Group Visit to Quaker Tapestry

As Kendal’s Quaker Tapestry Museum celebrates its 25th anniversary manager Bridget Guest, who has been involved right from the start, urges locals to pay a visit or to get involved with a gem of a museum that’s right on their doorstep.

Since we opened our doors in April 1994, more than 350,000 people have been to see us. But the vast majority of those who come are from around the world and far outnumber locals.

We are Kendal’s smallest accredited museum – an Arts Council museum – and we are a VisitEngland Hidden Gem, which means we meet very high standards. That includes everything from our hello and service to our quality exhibits.

When you get here there’s lots to see and do….

  • At the heart of the Museum is the Quaker Tapestry, a modern masterpiece, in which 4,000 men, women and children from 15 countries had a hand. It’s 77 colourful embroidered panels tell a myriad of stories. More than 40 are on display with informative audio guides and knowledgeable volunteers on hand to explain. There’s something to interest lovers of history, art and craft. Not only do they cover a multitude of subjects – including the industrial revolution, developments in science and medicine, astronomy, the abolition of slavery, social reform, and ecology – but they are brought to life by the craftsmanship of the people who designed and created the embroidery.
  • There’s also a 19th Century friendship quilt, the Barrett Counterpane, a major work of art with connections to the Victorian Art World, William Morris and Queen Victoria. Stitch by stitch and thread by thread, the counterpane took shape over a period of ten years, during which time 34 embroiderers, all of them women, contributed their own personalised squares. Each square holds clues that, once solved, shed light on forgotten lives. A silent cloth filled with the voices of the women from the youngest, in her early teens, to the eldest woman of 83. It has an ability to transport us to other lives and times.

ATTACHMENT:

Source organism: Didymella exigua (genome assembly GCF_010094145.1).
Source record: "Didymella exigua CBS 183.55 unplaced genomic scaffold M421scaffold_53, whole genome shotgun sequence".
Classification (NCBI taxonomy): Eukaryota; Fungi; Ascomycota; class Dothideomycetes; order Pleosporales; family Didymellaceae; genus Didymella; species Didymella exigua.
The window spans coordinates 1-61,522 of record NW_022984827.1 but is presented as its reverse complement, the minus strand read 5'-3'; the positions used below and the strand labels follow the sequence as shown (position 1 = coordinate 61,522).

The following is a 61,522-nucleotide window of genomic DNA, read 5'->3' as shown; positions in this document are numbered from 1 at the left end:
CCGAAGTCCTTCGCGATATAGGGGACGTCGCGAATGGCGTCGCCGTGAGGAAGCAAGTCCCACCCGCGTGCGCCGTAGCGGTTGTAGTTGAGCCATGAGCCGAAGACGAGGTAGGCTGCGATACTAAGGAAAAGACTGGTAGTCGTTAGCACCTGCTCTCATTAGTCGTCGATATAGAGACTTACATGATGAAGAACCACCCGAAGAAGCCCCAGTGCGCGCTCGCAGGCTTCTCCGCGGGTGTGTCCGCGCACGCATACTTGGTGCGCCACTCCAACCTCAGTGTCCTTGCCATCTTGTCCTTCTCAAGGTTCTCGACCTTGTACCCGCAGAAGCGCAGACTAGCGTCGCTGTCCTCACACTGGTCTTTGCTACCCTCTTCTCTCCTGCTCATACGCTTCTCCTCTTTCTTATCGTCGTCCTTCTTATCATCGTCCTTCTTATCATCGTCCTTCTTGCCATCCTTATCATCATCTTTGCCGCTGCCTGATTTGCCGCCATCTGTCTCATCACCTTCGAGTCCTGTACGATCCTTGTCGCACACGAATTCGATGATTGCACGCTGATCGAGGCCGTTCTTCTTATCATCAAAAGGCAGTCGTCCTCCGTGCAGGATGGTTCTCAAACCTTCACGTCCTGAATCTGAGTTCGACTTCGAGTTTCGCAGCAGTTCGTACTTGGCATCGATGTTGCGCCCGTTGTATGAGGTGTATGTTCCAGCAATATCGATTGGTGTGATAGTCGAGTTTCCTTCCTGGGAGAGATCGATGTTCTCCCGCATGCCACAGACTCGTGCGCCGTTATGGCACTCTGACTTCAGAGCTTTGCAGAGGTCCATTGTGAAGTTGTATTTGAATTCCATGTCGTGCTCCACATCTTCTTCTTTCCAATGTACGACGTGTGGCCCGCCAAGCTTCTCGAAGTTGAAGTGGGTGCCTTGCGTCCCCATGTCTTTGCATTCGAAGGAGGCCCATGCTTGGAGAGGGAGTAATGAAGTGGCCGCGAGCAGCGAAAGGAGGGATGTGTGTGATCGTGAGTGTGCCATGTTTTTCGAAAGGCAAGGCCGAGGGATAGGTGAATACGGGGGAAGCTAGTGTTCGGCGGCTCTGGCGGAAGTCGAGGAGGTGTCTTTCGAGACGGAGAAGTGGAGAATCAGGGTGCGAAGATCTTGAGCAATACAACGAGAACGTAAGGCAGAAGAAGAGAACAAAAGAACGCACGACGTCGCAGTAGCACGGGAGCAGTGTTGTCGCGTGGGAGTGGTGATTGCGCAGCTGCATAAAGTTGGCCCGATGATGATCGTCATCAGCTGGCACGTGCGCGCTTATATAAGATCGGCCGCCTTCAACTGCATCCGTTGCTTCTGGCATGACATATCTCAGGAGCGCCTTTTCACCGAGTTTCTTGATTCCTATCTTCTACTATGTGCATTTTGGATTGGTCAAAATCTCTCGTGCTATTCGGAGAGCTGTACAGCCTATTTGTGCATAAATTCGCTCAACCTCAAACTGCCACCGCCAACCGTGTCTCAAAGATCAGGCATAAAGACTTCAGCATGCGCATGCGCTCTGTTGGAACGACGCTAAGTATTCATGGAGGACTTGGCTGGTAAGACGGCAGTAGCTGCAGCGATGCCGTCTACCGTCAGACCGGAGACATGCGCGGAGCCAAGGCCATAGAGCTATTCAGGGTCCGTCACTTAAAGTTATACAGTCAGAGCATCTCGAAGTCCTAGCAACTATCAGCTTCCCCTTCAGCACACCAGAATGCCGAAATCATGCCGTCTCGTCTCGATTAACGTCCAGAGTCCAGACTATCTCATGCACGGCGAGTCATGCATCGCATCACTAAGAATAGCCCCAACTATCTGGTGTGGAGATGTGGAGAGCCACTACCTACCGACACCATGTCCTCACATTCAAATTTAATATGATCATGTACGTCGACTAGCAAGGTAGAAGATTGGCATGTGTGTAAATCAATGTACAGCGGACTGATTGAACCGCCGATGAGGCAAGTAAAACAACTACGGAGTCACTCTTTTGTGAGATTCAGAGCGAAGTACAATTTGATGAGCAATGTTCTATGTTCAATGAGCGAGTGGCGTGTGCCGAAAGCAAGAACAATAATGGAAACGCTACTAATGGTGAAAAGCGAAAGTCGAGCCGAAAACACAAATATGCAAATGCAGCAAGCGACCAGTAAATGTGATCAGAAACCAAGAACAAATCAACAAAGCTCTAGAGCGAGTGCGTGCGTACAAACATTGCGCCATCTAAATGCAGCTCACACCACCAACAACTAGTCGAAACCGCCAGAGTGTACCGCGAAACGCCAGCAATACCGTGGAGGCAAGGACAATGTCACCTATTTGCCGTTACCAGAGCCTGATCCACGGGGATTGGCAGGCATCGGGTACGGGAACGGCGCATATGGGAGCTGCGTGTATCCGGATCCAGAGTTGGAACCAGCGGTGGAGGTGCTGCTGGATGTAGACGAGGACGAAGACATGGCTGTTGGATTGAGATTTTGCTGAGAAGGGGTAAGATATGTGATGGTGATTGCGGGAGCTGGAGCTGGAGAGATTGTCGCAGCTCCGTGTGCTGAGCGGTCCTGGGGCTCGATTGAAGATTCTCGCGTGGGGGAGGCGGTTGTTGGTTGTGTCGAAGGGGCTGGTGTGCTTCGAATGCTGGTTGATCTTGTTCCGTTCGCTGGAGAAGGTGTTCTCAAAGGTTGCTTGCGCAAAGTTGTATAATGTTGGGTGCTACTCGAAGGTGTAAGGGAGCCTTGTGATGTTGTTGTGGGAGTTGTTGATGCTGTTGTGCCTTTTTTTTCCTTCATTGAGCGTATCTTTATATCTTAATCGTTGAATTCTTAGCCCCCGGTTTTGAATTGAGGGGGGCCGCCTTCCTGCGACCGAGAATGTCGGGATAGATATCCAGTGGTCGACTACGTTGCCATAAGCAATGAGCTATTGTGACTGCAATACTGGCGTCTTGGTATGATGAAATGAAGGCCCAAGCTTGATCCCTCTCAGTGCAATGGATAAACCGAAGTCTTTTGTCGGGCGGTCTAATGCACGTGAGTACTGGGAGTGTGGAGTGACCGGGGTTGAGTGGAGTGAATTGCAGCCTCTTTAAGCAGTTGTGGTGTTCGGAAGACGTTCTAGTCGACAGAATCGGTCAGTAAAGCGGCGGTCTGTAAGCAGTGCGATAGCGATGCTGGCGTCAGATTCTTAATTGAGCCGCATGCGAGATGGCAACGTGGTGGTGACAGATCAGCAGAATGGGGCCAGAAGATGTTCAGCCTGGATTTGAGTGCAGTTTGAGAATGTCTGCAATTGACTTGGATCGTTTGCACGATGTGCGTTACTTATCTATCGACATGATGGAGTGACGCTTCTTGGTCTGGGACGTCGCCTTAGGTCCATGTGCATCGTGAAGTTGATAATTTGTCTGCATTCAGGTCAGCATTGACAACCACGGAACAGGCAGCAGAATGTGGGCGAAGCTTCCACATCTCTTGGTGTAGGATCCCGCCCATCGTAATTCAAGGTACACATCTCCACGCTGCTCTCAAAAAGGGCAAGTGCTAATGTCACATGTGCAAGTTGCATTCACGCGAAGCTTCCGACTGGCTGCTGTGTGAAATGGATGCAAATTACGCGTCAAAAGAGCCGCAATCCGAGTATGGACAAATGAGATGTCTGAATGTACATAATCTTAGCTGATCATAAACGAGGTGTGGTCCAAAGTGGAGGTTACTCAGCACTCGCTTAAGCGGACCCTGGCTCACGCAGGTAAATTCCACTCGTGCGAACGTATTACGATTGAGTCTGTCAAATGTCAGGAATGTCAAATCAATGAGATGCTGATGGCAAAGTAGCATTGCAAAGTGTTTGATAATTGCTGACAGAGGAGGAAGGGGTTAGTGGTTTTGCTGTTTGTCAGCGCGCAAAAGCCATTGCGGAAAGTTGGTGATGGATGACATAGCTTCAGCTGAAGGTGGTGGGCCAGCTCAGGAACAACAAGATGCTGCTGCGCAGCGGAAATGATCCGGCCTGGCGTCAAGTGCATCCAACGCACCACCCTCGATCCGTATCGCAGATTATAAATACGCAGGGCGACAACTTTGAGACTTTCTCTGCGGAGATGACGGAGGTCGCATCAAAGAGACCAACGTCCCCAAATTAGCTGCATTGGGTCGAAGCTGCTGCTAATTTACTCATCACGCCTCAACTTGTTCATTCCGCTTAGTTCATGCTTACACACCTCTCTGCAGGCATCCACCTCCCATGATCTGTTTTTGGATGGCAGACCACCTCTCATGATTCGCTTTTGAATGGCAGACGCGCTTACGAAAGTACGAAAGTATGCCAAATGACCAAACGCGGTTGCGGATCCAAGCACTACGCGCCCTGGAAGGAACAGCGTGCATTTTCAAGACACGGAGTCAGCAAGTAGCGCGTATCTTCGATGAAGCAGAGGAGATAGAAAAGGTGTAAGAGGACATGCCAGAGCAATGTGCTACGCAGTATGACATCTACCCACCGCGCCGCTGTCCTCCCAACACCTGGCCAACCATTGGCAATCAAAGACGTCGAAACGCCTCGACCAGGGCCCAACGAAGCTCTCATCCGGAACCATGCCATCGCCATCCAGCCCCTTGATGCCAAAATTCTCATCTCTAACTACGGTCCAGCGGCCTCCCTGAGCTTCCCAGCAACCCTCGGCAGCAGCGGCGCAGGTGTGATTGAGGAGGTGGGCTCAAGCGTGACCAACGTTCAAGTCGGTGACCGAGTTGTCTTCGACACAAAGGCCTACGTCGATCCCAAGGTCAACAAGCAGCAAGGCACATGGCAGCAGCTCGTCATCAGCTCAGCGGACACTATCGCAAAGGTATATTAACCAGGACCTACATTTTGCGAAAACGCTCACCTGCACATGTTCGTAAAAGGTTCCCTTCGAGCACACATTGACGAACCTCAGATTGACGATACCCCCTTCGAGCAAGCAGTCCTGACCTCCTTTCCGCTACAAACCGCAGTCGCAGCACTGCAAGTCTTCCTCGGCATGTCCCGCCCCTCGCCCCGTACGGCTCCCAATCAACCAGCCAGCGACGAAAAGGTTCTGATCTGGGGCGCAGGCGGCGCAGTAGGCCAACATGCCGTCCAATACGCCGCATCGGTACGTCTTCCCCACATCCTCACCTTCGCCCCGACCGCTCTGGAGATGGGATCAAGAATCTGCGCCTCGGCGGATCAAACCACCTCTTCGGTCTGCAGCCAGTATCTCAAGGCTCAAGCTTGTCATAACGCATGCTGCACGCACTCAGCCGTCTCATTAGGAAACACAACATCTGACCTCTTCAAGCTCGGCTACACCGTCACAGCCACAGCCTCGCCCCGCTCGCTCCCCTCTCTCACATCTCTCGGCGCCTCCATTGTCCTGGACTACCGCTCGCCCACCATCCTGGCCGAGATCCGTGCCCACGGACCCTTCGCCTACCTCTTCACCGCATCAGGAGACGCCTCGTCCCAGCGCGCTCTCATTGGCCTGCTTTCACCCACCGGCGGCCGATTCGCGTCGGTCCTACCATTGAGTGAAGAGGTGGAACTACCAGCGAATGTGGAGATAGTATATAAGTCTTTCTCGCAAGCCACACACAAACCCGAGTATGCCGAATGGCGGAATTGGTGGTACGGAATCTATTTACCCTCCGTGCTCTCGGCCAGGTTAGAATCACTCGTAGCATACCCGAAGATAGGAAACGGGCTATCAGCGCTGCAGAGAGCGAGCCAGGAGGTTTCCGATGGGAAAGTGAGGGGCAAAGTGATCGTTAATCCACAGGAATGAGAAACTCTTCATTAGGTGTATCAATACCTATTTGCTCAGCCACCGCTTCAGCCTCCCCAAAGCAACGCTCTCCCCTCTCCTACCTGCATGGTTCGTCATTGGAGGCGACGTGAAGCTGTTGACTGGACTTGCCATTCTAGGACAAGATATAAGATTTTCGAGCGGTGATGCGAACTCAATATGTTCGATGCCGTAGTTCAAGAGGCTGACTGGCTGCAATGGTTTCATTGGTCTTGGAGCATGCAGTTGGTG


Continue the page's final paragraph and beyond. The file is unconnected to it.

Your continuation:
• You can also learn about Quakers in business, from the 17th century to the present day. ‘Money, Shoes, Chocolate and all that’ exhibition has interactive displays, films and activities.
  • The Museums Association (MA) is campaigning for museums to develop their role as socially purposeful organisations. It’s something that has been a big part of what we do by supporting the creation of other community textiles, helping to make a positive and lasting difference. One we are very proud to have instigated is the Kendal Flood Tapestry, which is now on view at the Quaker Meeting House 10am -4.30pm until August 24.

In a small way we are also changing lives, by offering volunteering opportunities. It can be a route back to work or a place to come to be refreshed, energised and inspired as you become part of a friendly and welcoming team. You don’t have to be a Quaker and there are all sorts of jobs from working in the shop to helping a visitor discover a story within a panel.

We know from what our visitors say that our exhibits can reach people in ways that nothing else can. We are playing a role in strengthening our community and contributing to a fair and just society. We are more than a building and an exhibition, come and find out by visiting us.

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“Who would have thought a wash-day could be so much fun, I have learnt such a lot today!”

Jill, volunteer, Care & Conservation of the Collection Team